About two years ago I searched for some educational software for Linux or MacOS X and failed. Jan Materne once pointed me to Gcompris but I forgot about it. This afternoon I spent a few hours installing it and it is great, really.

This software comes packed with more than forty "activities" ranging from wiping semi-transparent fog from images to learn how to move the mouse (which Sarah - four years - enjoyed a lot) to learning games that go well beyond Florian's (eight years) current knowledge. It took some authority to pull the kids from the keyboard.

The website says Gcompris was translated into more than 40 languages and so far I haven't found a flaw in the German translation.

Installing Gcompris on Fedora Core 3 wasn't easy but doable. There are no RPMs so you have to compile from source and it requires sqlite and pysqlite which are not part of stock FC3 and I had to be compiled from sources as well since an rpmfind search came empty.

Installing it on my Mac is going to become a bit more difficult, darminports has been pulling down half the open source universe and compiling it for hours now just to prepare the Gnome environment that is needed. Did I say it is a five your old G3 iBook?

Gcompris' listing at Ofset also points to Childsplay which takes a very similar approach as Gcompris but uses Python and pygame. It was straight forward to install on my Mac but so far refuses to speak any language other than English.

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I knew this would happen sooner or later, it seems a Windows installation at home is becoming unavoidable.

Our son, Florian, wants to use the computer for something more than just paint stuff with xpaint or attaching earrings to a Potato. Not a bad idea, but there doesn't seem to be too much on the market for my home setup. I own an Intel (actually AMD) based desktop currently running Linux and an iBook running MacOS X. I could be talked into installing additional OSes, but would like to avoid Windows or MacOS 9.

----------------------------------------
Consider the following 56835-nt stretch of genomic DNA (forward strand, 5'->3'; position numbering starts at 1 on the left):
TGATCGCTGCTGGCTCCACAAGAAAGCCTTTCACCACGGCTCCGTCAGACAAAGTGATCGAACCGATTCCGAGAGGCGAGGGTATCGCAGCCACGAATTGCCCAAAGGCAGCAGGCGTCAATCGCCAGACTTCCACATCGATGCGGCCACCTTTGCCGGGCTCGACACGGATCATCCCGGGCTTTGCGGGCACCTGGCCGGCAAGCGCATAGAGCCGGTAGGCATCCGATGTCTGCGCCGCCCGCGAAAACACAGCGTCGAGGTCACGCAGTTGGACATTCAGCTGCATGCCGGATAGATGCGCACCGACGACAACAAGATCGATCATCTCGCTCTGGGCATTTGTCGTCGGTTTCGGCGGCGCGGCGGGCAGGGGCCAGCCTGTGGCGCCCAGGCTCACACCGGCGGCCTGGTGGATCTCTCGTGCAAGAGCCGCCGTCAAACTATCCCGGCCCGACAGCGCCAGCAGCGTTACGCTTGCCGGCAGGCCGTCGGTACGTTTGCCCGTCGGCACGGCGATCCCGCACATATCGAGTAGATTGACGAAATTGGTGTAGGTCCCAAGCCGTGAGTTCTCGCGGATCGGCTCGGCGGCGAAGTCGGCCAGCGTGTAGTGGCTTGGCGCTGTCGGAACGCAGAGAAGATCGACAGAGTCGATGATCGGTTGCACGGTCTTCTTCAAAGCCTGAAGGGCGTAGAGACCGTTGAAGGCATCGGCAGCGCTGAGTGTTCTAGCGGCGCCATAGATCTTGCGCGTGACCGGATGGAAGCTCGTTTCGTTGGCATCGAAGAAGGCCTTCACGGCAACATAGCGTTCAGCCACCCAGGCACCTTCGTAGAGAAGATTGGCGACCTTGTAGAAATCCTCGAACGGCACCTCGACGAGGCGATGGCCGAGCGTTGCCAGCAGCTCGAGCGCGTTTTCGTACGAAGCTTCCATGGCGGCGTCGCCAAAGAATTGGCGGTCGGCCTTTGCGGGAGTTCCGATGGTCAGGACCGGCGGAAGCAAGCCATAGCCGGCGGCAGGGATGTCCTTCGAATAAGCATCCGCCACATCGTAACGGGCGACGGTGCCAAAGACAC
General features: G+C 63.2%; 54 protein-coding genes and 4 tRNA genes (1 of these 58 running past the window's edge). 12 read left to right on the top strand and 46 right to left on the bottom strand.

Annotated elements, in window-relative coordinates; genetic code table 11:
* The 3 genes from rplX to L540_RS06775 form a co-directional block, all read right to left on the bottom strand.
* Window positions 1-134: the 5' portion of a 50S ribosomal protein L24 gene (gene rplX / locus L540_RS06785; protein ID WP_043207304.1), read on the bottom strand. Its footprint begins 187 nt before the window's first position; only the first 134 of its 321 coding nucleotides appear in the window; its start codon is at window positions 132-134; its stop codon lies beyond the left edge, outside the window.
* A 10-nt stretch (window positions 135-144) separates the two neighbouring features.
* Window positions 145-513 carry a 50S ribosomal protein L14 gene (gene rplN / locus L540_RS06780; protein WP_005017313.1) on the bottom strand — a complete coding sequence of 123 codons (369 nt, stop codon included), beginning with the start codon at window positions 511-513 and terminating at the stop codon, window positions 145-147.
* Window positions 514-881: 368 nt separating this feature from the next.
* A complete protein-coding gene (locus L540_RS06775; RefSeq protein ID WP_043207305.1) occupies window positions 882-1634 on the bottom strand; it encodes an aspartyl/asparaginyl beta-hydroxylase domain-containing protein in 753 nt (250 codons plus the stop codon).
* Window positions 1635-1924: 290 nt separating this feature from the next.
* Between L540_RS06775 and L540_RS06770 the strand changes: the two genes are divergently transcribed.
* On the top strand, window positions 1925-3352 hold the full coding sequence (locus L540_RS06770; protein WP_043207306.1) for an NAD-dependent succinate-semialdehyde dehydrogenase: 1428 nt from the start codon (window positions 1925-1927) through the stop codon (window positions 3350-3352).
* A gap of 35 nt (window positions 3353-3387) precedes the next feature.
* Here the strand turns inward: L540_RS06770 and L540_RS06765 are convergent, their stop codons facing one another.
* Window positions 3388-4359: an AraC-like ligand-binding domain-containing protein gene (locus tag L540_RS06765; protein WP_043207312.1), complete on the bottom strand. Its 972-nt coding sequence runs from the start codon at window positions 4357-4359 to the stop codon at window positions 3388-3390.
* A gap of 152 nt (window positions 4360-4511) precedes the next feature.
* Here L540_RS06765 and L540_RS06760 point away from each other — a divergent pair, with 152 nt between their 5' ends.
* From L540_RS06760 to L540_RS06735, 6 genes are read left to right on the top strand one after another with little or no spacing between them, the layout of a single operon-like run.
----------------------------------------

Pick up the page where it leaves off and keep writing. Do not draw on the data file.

I've googled a little and came across the Open Source Education Foundation, Tux4Kids (currently down) and The KDE Edutainment Project among some other interesting things like Tux Paint. But nothing I've found there really fits what I'm looking for.

Florian is six, he's a first grader, which means he's just started to learn reading and writing and his maths skills for this term are bounded by the number 20. This is where all the open source efforts I've found are lacking, they target a much older audience.

What do I need

  1. Software that is localized - he doesn't speak any language other than German yet.
  2. Software that is easy to use.
  3. Software that is fun to use.
  4. You should be able to learn something by using it.

Certainly I could write something myself but would fail badly with all but the first point in my list above. I'm neither a teacher nor a GUI wizard (quite the opposite).

All commercial software I've found requires Windows or with very much luck MacOS 9. My current plan is to try to get one of those commercial packages to run with Wine and if that fails to give in and install Windows ME in a VMWare sandbox, but maybe there are alternatives? I'm willing to pay, both money or with my time.

I've also started to ask for non-Windows versions with some of the major German educational software companies, but don't expect too many responses.

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